Upcoming Centrelink concerns for Australian retirees
24/11/2016 Anthony Malvaso, Senior Financial Planner
While a majority of the Australian population will be ringing in the new year with grand plans and resolutions, hundreds of thousands of retirees aged 65 and over who currently receive a government Age Pension, will be feeling the full effect of changes to their Centrelink payments as of 1 January 2017.
More than 50,000 of this cohort will happily welcome the changes as they will be eligible to receive the full age pension – an increase from their current benefit; but roughly 300,000 people will see their part pension considerably reduce and a further 100,000 will lose their entitlements all together.
The government and mainstream media have focused on the good news that 50,000 more Australians will receive a full age pension, but what they have downplayed – or neglected to discuss at all – is the concern that the majority of retirees receiving a part-pension will be impacted negatively.
What’s the fallout?
If you are currently a couple who own your home and have a superannuation pension and other assets outside your family home with a value of $500,000, you would currently receive 76% of the maximum full age pension. As of 1 January 2017, that same couple will receive 71% of the age pension.
At first glance, this seems like a minor change and that $73 per fortnight should not worry a couple with $500,000 in investable funds available. But looking a little further into this scenario, concerns certainly present themselves.
The challenge to create wealth
With interest rates at record lows with no sign of rising, and share markets with extreme volatility, retirees are finding it harder than ever to create wealth.
The days of 6% term deposit rates are long gone and there is little confidence that a balanced superannuation fund will provide 8% in current global and domestic markets. Add this to our increasing cost of living where currently a comfortable lifestyle for a couple is up to $59,160 per annum. This doesn’t include travel, or any vehicle upgrades, or home renovations that may and probably will arise throughout retirement years.
An ageing population
The Australian Government has major concerns in regards to our ageing population. Between now and 2050, the number of:
- older people (65 – 84 years) is expected to more than double, and
- very old people (85 and over) is expected to quadruple.
This means the proportion of people aged 65 and over will increase from 13% to 23% - that’s less and less tax payers as the years go on, which will result in more pressure on the federal budget. The government is aware of this predicament and is looking at different ways to tackle this problem.
A contingency plan
Having an increased taper rate of $3 for every $1,000 (compared to the current $1.50) over the asset test limit will provide government savings; but at what cost?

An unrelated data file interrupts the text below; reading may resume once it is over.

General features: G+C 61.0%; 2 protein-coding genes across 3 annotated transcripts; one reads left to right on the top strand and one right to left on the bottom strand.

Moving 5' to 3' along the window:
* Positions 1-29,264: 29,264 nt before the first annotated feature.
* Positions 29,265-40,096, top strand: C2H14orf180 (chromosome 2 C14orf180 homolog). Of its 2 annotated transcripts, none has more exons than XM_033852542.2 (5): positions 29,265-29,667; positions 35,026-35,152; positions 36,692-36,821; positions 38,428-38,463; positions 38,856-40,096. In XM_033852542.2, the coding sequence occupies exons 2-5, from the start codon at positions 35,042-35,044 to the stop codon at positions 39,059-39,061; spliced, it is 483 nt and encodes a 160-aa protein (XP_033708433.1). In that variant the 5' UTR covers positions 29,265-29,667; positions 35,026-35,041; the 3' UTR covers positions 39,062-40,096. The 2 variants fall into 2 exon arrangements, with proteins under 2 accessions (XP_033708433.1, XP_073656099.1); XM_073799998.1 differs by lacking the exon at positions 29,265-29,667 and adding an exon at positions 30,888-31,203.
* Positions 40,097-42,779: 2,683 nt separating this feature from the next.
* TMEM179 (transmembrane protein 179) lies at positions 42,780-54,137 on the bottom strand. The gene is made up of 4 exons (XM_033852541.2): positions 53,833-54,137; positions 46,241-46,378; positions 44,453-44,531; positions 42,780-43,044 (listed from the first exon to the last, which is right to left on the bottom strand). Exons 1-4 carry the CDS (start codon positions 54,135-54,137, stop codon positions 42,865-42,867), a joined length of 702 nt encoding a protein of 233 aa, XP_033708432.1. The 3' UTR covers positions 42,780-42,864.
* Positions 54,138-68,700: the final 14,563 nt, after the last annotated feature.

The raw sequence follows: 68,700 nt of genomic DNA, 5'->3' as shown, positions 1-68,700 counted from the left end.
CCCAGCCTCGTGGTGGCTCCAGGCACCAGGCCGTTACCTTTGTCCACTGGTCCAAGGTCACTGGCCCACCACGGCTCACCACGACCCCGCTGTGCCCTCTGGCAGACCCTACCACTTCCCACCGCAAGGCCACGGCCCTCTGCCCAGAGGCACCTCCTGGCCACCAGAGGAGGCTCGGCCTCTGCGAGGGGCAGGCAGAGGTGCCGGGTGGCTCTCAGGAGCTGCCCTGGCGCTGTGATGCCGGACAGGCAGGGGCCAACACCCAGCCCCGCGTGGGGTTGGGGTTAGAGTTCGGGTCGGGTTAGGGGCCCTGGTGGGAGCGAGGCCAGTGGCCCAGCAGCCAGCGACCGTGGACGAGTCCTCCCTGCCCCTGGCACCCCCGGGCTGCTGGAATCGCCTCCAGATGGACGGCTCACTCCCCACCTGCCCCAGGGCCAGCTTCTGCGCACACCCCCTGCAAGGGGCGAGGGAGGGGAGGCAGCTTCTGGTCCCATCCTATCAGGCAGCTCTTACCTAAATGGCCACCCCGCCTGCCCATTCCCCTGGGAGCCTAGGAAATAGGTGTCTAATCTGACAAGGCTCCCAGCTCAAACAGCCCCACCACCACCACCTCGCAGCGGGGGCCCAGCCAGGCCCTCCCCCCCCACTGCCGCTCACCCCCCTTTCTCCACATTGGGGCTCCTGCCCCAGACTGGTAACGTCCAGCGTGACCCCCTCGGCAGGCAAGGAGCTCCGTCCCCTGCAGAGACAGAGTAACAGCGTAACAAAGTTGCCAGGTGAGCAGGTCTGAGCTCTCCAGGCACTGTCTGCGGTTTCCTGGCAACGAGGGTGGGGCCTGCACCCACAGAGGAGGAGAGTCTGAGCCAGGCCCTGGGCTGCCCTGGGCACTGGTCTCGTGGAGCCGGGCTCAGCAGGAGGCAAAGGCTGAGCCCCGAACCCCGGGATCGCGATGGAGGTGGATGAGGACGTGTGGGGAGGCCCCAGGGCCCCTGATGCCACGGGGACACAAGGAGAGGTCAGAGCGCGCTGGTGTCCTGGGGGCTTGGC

If Mr and Mrs Jones need to draw down further on their own assets as a result of these pending changes, how long will it be before they will be solely reliant on a government funded age pension? Many commentators have seen this as extremely short sighted.
Of course, there’s also the 100,000 retirees who will lose all payments, creating further need to draw down on personal assets much quicker.
A summary of the changes
For full pensioners
- For a homeowner (couple), the asset limit will increase from $296,500 to $375,000
- For a homeowner (single), the asset limit will increase from $209,000 to $250,000
- For a non-homeowner (couple), the asset limit will increase from $448,000 to $575,000
- For a non-homeowner (single), the asset limit will increase from $360,500 to $450,000
- A taper rate will increase from $1.50 to $3 for every $1,000 over the asset lest test limit
On the other end of the scale part-pensioners will see a limit of:
- For a homeowner (couple), the asset limit will decrease from $1,178,500 to $816,000
- For a homeowner (single), the asset limit will decrease from $793,750 to $542,500
- For a non-homeowner (couple), the asset limit will increase decrease from $1,330,000 to $1,016,000
- For a non-homeowner (single), the asset limit will increase decrease from $945,250 to $742,500
Every retiree should have already spoken to an authorised representative about how these changes will affect their situation. If you haven’t, you are encouraged to immediately speak to your financial planner about how these changes will affect what you receive from the government, and what strategies can be put in place to limit the effects that they may have on your financial situation.
Please contact The Hopkins Group on 1300 726 082 or drop us a line if you’d like to make an appointment with a financial planner to discuss the pending Centrelink changes.
Disclaimer: Anthony Malvaso is an Authorised Representative and John Hopkins Financial Services Pty Ltd is a Corporate Representative of WealthSure Financial Services Pty Ltd Level 1 190 Stirling Street PERTH WA 6000 ACN:130 288 578 AFSL: 326450.
General Advice Warning: This advice may not be suitable to you because it contains general advice that has not been tailored to your personal circumstances. Please seek personal financial advice prior to acting on this information.
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